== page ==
Led by economic growth in China and India, world trade is projected to expand by 9.5 percent this year after shrinking by 12.2 percent last year in the sharpest contraction since World War II, the World Trade Organization said on Friday.
“We see the light at the end of the tunnel, and trade promises to be an important part of the recovery,” the organization’s director-general, Pascal Lamy, said. “But we must avoid derailing any economic revival through protectionism.”
Export declines last year were even greater in the United States (13.9 percent), the European Union (14.8 percent) and Japan (24.9 percent) than in the rest of the world. Shipments from China fell 10.5 percent.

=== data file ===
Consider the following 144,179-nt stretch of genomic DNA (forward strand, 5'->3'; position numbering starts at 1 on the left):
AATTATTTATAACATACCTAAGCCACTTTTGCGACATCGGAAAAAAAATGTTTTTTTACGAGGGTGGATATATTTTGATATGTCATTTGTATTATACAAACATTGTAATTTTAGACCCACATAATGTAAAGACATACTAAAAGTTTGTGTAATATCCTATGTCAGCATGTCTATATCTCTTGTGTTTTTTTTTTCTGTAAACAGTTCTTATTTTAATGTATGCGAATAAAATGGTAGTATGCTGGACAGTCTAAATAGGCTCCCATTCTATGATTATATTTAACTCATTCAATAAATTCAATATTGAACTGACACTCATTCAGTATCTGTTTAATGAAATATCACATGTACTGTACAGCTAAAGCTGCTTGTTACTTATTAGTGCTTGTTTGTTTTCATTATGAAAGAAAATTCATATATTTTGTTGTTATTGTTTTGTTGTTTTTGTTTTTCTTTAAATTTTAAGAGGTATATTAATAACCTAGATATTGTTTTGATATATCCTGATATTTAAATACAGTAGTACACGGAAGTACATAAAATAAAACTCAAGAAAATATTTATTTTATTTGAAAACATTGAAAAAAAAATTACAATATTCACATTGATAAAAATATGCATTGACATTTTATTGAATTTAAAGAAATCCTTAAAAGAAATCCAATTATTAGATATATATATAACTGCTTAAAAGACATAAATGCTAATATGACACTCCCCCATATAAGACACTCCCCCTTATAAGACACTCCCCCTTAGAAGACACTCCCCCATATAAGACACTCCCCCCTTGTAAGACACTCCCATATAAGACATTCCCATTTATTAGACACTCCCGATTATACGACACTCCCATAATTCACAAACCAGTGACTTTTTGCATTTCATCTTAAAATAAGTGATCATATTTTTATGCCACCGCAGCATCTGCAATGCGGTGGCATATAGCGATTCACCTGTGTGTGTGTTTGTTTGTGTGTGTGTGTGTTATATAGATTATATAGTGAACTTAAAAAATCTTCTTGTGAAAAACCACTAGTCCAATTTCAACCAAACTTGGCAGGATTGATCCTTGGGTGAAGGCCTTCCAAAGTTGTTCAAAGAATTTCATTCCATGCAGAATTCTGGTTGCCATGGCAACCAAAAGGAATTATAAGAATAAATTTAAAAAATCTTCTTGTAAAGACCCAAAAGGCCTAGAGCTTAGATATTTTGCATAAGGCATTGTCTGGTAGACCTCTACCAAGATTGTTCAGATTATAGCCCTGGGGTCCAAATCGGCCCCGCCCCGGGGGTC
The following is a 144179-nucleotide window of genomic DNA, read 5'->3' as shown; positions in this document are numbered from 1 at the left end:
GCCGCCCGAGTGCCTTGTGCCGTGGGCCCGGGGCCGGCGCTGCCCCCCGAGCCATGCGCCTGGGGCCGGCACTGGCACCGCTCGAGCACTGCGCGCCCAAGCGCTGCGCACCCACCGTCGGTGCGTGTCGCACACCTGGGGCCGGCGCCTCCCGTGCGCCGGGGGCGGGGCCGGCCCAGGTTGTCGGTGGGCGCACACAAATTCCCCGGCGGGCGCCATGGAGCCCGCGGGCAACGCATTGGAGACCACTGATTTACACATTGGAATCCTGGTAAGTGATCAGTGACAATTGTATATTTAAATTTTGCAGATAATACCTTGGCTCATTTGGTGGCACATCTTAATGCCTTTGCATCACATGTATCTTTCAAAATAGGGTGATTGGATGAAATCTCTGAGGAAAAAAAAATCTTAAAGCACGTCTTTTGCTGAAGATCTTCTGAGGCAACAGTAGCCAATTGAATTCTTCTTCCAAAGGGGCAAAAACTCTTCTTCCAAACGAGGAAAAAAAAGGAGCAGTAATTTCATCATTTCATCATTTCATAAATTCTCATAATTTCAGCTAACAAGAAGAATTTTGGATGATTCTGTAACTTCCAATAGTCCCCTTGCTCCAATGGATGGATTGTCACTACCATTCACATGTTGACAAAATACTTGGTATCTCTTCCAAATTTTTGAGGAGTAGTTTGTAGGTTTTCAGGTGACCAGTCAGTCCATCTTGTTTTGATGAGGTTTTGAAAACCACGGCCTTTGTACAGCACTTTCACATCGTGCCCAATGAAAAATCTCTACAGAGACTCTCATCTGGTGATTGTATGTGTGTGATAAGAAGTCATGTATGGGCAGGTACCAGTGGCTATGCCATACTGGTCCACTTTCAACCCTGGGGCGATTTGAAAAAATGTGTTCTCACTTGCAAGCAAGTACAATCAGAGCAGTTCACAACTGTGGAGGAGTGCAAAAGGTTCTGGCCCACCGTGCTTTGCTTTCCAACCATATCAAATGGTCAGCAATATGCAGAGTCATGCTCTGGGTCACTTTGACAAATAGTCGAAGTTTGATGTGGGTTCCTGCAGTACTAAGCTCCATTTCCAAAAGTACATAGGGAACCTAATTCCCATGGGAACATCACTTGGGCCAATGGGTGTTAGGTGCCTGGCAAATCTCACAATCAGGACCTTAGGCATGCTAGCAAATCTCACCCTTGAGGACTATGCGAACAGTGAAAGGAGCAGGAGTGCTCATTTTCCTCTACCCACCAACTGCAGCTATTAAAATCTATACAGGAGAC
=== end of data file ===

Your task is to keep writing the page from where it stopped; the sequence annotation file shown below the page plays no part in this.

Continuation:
The W.T.O. confirmed that China overtook Germany as the world’s top exporter of merchandise in 2009, accounting for almost 10 percent of global exports. China is second on the import side, with an 8 percent share of world imports compared to 13 percent for the United States.
The exports from developed countries are expected to rise by 7.5 percent this year, outpaced by an 11 percent increase projected for the rest of the world.
The W.T.O., which is trying to catalyze political support for the long-stalled Doha round of global trade negotiations, said its members had avoided imposing trade barriers in response to the crisis, but expressed concern that persistent unemployment “may intensify protectionist pressures.” (Read the Whole Story)
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Amadou M. Sall
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